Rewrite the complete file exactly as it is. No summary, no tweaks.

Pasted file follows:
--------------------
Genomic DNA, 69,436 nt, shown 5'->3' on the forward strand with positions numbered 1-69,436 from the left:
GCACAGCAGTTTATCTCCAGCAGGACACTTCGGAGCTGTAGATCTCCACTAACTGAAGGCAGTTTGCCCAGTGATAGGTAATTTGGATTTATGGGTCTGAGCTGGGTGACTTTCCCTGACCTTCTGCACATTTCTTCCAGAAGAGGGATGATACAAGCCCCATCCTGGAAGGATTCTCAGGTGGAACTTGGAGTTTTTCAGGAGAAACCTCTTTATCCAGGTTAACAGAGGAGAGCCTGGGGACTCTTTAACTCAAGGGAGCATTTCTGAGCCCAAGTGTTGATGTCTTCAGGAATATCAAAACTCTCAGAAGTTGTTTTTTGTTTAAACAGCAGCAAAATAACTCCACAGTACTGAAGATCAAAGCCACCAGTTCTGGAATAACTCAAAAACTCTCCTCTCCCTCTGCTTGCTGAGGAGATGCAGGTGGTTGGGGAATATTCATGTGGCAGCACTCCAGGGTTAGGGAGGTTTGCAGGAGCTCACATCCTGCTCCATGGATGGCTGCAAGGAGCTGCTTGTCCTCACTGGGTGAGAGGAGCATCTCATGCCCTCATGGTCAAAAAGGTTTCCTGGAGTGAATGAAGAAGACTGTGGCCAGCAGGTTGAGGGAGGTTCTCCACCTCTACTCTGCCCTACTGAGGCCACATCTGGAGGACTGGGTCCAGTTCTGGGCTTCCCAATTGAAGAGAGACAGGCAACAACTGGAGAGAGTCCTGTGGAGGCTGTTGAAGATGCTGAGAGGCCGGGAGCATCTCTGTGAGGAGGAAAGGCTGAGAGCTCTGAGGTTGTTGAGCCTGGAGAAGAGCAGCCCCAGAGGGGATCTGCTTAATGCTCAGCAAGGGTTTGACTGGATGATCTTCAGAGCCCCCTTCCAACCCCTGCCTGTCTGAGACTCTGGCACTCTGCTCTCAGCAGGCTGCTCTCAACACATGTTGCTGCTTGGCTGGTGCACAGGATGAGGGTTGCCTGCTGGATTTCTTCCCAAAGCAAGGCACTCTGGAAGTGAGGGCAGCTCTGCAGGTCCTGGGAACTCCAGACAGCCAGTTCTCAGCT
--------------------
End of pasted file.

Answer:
Genomic DNA, 69,436 nt, shown 5'->3' on the forward strand with positions numbered 1-69,436 from the left:
GCACAGCAGTTTATCTCCAGCAGGACACTTCGGAGCTGTAGATCTCCACTAACTGAAGGCAGTTTGCCCAGTGATAGGTAATTTGGATTTATGGGTCTGAGCTGGGTGACTTTCCCTGACCTTCTGCACATTTCTTCCAGAAGAGGGATGATACAAGCCCCATCCTGGAAGGATTCTCAGGTGGAACTTGGAGTTTTTCAGGAGAAACCTCTTTATCCAGGTTAACAGAGGAGAGCCTGGGGACTCTTTAACTCAAGGGAGCATTTCTGAGCCCAAGTGTTGATGTCTTCAGGAATATCAAAACTCTCAGAAGTTGTTTTTTGTTTAAACAGCAGCAAAATAACTCCACAGTACTGAAGATCAAAGCCACCAGTTCTGGAATAACTCAAAAACTCTCCTCTCCCTCTGCTTGCTGAGGAGATGCAGGTGGTTGGGGAATATTCATGTGGCAGCACTCCAGGGTTAGGGAGGTTTGCAGGAGCTCACATCCTGCTCCATGGATGGCTGCAAGGAGCTGCTTGTCCTCACTGGGTGAGAGGAGCATCTCATGCCCTCATGGTCAAAAAGGTTTCCTGGAGTGAATGAAGAAGACTGTGGCCAGCAGGTTGAGGGAGGTTCTCCACCTCTACTCTGCCCTACTGAGGCCACATCTGGAGGACTGGGTCCAGTTCTGGGCTTCCCAATTGAAGAGAGACAGGCAACAACTGGAGAGAGTCCTGTGGAGGCTGTTGAAGATGCTGAGAGGCCGGGAGCATCTCTGTGAGGAGGAAAGGCTGAGAGCTCTGAGGTTGTTGAGCCTGGAGAAGAGCAGCCCCAGAGGGGATCTGCTTAATGCTCAGCAAGGGTTTGACTGGATGATCTTCAGAGCCCCCTTCCAACCCCTGCCTGTCTGAGACTCTGGCACTCTGCTCTCAGCAGGCTGCTCTCAACACATGTTGCTGCTTGGCTGGTGCACAGGATGAGGGTTGCCTGCTGGATTTCTTCCCAAAGCAAGGCACTCTGGAAGTGAGGGCAGCTCTGCAGGTCCTGGGAACTCCAGACAGCCAGTTCTCAGCT